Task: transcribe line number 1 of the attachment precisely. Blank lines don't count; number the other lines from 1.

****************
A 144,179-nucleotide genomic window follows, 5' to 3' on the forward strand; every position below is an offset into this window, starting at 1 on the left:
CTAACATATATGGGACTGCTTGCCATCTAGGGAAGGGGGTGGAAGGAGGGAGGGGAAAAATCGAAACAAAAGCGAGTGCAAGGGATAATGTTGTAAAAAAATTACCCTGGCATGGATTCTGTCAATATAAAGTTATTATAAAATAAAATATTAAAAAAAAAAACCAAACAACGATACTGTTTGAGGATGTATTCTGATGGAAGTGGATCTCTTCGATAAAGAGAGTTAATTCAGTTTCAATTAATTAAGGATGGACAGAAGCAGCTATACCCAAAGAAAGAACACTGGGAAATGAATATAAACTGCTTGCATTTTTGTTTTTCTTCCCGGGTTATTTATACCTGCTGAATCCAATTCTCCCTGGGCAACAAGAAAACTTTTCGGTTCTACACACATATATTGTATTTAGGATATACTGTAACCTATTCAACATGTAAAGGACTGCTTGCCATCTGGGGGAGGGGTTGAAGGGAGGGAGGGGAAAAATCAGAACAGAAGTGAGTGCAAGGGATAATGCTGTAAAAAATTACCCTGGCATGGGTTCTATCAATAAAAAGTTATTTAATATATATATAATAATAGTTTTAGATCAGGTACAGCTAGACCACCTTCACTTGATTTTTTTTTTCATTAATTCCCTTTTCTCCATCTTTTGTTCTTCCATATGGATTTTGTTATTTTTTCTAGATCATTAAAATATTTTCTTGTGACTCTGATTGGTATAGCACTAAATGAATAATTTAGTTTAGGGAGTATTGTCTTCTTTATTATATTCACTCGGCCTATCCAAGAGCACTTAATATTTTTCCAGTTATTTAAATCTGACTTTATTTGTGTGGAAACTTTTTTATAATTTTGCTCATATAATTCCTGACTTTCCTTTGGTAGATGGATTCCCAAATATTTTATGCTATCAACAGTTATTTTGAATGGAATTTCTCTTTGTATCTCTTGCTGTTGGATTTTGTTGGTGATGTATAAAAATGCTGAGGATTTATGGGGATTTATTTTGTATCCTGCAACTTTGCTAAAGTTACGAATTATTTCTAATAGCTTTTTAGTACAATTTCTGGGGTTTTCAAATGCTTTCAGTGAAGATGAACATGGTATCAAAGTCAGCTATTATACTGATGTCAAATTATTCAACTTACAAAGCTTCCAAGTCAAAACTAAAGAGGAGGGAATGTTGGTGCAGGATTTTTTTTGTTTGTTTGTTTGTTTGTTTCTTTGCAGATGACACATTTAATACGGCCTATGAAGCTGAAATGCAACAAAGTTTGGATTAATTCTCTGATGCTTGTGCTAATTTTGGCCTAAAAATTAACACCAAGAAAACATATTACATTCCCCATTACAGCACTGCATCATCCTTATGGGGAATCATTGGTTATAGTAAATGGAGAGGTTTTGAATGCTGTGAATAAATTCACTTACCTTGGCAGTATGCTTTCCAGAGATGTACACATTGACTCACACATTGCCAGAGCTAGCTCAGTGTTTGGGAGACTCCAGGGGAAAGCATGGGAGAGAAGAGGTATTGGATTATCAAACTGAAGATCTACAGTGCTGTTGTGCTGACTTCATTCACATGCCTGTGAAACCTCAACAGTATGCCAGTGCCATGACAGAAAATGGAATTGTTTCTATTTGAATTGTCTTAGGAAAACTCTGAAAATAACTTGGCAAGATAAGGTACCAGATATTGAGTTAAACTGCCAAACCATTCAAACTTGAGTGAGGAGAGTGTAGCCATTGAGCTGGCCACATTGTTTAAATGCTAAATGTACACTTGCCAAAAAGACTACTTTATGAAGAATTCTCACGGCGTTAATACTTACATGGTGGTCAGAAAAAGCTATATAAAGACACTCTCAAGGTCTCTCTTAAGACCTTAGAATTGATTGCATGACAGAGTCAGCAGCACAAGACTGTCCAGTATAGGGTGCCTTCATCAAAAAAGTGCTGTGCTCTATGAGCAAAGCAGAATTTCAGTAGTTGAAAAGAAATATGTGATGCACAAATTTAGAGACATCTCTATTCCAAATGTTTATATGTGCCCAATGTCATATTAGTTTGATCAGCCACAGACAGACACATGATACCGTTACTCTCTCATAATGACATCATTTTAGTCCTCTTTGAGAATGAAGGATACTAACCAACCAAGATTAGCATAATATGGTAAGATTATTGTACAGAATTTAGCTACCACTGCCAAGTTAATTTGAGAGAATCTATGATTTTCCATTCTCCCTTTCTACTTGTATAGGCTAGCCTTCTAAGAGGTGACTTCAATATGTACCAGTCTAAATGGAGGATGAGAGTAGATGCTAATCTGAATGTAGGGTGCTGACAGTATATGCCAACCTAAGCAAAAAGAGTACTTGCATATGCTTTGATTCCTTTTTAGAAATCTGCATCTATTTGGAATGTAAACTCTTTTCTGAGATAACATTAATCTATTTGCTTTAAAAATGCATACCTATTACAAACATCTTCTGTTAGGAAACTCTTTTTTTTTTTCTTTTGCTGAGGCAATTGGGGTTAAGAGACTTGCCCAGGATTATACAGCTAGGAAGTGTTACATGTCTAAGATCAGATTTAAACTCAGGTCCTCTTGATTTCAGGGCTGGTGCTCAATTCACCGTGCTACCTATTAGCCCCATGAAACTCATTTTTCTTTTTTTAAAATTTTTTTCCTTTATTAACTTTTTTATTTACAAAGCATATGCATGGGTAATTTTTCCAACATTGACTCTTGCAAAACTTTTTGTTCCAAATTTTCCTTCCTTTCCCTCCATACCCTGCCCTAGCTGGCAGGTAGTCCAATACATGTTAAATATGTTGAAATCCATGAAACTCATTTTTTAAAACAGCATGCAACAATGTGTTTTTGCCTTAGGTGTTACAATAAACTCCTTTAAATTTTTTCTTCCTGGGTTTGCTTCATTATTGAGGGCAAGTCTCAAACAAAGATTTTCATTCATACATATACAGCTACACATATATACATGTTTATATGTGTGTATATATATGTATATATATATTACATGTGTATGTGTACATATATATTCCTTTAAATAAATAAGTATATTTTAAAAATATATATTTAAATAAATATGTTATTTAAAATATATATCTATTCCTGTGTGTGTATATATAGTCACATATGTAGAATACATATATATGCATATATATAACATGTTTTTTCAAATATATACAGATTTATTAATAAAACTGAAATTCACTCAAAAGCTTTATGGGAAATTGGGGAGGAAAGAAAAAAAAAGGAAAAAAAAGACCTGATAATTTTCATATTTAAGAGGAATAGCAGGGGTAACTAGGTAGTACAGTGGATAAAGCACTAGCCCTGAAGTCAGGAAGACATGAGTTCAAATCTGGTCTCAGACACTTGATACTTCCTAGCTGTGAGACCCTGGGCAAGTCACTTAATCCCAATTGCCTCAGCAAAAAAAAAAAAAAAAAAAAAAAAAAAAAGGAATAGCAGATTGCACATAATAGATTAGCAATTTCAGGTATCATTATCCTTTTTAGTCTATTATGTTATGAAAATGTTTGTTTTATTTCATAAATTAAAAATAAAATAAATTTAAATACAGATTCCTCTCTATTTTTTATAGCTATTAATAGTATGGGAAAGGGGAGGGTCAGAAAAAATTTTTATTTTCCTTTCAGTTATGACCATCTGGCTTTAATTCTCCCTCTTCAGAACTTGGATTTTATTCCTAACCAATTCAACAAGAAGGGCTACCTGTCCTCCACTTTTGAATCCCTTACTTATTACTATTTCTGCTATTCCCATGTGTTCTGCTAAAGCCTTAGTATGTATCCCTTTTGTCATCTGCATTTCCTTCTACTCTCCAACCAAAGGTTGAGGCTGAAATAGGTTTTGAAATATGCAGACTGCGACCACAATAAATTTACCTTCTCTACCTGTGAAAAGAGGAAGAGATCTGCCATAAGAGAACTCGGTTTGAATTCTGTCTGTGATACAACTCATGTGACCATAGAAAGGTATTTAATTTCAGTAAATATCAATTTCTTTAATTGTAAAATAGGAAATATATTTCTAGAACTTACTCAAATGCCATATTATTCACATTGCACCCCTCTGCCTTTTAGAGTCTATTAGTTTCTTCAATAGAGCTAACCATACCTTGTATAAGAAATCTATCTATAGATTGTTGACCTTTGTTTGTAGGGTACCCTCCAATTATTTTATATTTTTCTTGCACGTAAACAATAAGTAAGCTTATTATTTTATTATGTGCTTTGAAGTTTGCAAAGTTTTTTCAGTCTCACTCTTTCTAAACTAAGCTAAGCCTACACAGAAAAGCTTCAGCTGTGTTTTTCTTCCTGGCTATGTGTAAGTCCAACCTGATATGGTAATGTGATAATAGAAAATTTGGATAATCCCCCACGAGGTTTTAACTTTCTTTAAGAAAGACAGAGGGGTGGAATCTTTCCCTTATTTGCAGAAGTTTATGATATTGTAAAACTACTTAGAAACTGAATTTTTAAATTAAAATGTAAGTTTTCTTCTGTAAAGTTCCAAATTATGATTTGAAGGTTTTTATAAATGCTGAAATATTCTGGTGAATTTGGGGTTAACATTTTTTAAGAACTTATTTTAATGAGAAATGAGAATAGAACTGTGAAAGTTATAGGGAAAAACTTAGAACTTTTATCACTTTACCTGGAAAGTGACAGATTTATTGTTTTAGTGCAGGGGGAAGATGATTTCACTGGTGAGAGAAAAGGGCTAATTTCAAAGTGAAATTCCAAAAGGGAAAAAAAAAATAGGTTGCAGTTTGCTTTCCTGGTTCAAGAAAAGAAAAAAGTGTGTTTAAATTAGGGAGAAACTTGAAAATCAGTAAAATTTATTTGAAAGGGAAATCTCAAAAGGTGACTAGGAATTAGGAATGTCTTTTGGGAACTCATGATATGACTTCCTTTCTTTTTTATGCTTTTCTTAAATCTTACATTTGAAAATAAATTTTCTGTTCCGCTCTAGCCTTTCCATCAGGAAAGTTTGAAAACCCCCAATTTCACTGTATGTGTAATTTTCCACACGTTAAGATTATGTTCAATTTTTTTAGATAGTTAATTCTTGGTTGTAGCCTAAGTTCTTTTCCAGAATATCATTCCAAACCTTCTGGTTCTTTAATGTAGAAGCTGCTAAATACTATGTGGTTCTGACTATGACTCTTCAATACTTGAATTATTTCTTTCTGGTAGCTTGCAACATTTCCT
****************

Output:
A 144,179-nucleotide genomic window follows, 5' to 3' on the forward strand; every position below is an offset into this window, starting at 1 on the left: